There are 360 million people living with disabling hearing loss worldwide and this figure is set to increase significantly to 1.2 billion by 2050.,12 To prepare for the expanding needs of these patients, Cochlear Limited, together with Macquarie University and the Australian Hearing Hub, is bringing together international experts from the audiology community in a world-leading symposium.

‘The symposium is not a typical conference where delegates come and listen to presentations, but a place for us to come together to identify new opportunities for collaboration, discuss the latest research and future directions ‘ and this will ultimately support our clinical partners to enhance patient outcomes,’ said Jan Janssen, Senior Vice President, Design and Development, Cochlear.

The four-day Global Research Symposium will unite more than 200 multidisciplinary stakeholders along the entire spectrum of care under the theme of ‘First Heard,’ tying the transformative effect implantable hearing solutions have with the first occasion of the event. By sponsoring this unique event, Cochlear is investing in the future and uniting leading voices around the most important scientific topics facing implantable hearing solutions for the coming decade.

‘Implantable hearing solutions provide extraordinary outcomes for people with severe to profound hearing loss. However, there are still many opportunities to significantly improve hearing outcomes and meet the growing needs of patients with severe to profound hearing loss,’ explained Janssen.

The symposium provides a unique opportunity for researchers to share new theories and innovative study concepts with their peers and a select group of world-leading scientists, enabling open discussion and debate.

‘A big focus with research nowadays is looking at what promotes healthy ageing ‘ what can allow us to not necessarily live longer, but live better,’ said Dr. Frank Lin, Associate Professor of Otolaryngology at Johns Hopkins University. ‘Hearing is something that hadn’t really been looked at in the context of healthy ageing until five years ago, but it’s something we’ve found can likely play an important role in mobility and cognitive health, both key challenges older adults face.’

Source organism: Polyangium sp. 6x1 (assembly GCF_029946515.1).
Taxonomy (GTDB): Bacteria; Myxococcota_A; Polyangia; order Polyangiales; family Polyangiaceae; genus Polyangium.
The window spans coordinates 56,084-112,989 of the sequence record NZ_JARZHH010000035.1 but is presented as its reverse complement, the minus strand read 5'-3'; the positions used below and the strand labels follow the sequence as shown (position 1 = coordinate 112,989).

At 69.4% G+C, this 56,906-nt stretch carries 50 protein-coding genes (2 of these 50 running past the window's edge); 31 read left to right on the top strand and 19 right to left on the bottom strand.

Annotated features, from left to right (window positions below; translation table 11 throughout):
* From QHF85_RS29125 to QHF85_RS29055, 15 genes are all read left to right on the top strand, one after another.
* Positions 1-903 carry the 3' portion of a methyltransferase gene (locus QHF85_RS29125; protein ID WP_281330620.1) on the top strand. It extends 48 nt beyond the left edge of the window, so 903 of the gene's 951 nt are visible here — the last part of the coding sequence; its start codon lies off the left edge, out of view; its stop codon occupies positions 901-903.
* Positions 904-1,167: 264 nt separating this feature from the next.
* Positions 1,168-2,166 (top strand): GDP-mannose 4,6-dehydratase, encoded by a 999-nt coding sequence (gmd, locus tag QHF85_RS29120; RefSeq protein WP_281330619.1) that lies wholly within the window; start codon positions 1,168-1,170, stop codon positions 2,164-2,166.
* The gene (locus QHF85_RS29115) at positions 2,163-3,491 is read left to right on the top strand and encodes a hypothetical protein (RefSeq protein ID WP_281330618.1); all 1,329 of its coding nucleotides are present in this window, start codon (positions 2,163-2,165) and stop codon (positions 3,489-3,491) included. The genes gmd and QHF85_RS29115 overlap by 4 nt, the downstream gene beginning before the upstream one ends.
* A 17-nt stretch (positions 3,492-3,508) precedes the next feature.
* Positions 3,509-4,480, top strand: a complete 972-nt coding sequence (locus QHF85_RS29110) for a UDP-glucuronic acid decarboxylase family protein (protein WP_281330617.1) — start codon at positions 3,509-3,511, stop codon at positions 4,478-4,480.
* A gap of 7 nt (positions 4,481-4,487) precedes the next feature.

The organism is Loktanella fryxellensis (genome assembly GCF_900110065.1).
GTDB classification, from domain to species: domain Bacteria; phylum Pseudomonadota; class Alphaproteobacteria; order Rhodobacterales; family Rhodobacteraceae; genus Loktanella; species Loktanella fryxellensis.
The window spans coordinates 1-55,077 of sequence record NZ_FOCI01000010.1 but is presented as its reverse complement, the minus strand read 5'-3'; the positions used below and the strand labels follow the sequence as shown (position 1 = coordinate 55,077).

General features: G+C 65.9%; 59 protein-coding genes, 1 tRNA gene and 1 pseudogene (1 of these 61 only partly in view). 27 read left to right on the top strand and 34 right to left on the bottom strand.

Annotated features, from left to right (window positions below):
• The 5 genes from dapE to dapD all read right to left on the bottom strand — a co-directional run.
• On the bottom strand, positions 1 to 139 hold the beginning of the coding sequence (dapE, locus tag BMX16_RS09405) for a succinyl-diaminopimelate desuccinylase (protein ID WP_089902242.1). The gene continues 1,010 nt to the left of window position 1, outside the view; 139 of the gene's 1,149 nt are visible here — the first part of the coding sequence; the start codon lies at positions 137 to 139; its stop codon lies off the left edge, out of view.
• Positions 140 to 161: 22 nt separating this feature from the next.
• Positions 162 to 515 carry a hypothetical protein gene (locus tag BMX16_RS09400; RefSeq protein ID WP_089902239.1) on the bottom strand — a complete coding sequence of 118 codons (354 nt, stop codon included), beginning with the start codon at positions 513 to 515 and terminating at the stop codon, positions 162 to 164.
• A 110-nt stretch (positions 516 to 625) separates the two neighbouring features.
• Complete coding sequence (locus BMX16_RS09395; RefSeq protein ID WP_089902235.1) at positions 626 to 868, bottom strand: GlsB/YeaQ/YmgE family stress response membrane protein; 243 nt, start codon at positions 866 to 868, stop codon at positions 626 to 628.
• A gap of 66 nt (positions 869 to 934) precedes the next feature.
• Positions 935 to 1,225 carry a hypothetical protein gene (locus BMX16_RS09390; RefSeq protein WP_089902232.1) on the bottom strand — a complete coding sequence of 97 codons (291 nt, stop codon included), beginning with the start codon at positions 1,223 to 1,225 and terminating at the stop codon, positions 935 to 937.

According to the World Health Organization, an estimated 20 percent of people with hearing loss would benefit from hearing loss solutions.2

‘We are excited to welcome the international audiology community to the Australian Hearing Hub and showcase the unique facilities located here. Not only is our research and clinical community located together at Macquarie University, it is also the global centre for Cochlear implant manufacturing,’ explained David McAlpine, Professor of Hearing, Language and the Brain & Director of Hearing Research at Macquarie University.

Aligned with its philosophy of collaboration in the pursuit of innovation, Cochlear is partnering with the Australian Hearing Hub and Macquarie University to facilitate the event taking place from 31 October to 3 November in Sydney, Australia. For more information about Cochlear visit